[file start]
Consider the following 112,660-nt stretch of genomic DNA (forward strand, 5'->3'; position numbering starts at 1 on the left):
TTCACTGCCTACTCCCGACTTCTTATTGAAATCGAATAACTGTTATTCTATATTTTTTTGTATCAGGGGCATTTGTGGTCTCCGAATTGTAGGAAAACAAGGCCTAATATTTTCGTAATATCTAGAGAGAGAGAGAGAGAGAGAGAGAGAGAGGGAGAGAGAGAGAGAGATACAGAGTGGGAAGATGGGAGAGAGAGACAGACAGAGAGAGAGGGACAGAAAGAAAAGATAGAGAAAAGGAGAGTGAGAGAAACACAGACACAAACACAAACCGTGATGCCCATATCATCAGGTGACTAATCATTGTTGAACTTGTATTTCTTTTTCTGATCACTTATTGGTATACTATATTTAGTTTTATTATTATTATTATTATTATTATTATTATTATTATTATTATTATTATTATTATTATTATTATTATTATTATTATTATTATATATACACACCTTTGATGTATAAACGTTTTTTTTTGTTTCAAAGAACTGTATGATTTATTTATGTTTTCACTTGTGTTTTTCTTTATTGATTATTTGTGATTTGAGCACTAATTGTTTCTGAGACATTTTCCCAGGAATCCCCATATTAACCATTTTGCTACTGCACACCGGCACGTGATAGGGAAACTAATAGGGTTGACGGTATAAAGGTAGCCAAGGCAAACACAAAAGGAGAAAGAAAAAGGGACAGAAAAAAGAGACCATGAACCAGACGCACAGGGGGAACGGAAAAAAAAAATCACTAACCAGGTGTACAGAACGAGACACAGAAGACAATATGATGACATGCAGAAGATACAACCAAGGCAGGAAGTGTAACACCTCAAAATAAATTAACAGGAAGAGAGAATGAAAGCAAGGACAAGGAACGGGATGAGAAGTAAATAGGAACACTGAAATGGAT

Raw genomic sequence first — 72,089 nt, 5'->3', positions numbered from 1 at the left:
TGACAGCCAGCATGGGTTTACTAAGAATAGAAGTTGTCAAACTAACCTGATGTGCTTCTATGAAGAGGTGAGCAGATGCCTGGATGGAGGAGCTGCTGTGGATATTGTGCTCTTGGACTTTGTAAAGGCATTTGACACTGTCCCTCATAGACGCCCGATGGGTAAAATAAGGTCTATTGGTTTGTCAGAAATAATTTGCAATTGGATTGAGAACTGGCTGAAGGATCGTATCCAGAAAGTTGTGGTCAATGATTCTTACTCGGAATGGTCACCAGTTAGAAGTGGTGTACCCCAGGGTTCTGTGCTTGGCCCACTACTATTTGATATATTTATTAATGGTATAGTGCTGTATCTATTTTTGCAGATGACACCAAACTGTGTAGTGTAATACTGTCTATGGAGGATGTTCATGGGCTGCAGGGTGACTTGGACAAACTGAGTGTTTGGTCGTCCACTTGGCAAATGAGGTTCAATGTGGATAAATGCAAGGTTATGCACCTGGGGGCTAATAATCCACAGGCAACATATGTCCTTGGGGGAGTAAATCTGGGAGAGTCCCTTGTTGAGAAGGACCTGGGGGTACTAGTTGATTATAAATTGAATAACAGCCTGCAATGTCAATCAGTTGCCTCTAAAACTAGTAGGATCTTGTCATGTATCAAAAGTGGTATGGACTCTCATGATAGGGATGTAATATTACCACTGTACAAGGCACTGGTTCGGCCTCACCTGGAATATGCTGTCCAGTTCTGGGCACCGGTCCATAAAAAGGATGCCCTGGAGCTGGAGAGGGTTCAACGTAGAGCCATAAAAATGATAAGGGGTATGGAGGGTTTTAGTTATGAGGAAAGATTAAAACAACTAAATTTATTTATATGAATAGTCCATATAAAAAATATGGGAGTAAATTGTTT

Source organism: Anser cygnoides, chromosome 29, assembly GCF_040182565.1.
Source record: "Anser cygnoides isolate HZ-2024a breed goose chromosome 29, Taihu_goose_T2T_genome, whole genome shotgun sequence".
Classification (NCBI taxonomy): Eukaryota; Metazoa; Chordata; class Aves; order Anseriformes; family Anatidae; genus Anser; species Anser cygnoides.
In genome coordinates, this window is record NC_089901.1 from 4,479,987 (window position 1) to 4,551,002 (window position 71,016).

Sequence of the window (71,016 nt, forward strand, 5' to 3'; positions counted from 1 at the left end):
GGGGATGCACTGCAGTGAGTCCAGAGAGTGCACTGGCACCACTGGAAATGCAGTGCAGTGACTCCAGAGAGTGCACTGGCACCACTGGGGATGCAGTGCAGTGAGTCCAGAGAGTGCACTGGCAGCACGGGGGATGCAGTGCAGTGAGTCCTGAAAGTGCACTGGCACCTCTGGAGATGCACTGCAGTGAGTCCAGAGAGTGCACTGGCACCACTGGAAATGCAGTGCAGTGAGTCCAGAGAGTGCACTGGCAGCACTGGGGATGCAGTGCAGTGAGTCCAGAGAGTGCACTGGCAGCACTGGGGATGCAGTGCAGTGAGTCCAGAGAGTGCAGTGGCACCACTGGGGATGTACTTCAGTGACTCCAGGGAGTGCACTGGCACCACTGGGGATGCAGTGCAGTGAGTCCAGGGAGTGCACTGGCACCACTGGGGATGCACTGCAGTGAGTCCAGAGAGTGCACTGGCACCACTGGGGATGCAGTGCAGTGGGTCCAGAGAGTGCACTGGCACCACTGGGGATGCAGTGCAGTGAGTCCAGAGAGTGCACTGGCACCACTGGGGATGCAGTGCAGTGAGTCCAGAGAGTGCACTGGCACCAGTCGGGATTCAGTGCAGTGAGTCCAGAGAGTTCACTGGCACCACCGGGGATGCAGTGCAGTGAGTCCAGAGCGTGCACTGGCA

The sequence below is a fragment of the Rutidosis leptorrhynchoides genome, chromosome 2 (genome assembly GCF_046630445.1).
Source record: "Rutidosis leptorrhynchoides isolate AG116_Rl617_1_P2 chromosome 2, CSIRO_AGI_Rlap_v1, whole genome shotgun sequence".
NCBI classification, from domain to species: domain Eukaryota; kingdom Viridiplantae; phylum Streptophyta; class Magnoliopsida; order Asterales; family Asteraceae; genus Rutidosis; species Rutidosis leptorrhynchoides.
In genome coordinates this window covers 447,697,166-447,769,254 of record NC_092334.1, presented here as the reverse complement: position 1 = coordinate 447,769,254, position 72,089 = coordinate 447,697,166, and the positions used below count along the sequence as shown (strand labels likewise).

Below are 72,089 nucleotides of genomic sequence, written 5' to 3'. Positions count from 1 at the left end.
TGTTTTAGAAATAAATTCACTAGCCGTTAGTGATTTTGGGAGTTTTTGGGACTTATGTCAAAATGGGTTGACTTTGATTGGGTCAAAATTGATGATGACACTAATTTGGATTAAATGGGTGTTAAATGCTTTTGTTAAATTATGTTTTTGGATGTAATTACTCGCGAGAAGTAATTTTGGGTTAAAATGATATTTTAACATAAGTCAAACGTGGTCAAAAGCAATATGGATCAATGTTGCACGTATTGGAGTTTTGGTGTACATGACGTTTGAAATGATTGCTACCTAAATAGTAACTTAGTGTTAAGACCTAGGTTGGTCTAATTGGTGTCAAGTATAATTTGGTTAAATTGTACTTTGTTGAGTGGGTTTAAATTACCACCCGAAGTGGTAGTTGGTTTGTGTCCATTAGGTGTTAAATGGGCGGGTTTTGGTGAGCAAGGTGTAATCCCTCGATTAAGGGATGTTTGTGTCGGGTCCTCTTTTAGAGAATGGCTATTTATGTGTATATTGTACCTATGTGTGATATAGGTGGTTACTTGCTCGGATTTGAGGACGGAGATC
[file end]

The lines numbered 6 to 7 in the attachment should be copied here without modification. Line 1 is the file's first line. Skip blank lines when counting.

Source record: "Anser cygnoides isolate HZ-2024a breed goose chromosome 29, Taihu_goose_T2T_genome, whole genome shotgun sequence".
Classification (NCBI taxonomy): Eukaryota; Metazoa; Chordata; class Aves; order Anseriformes; family Anatidae; genus Anser; species Anser cygnoides.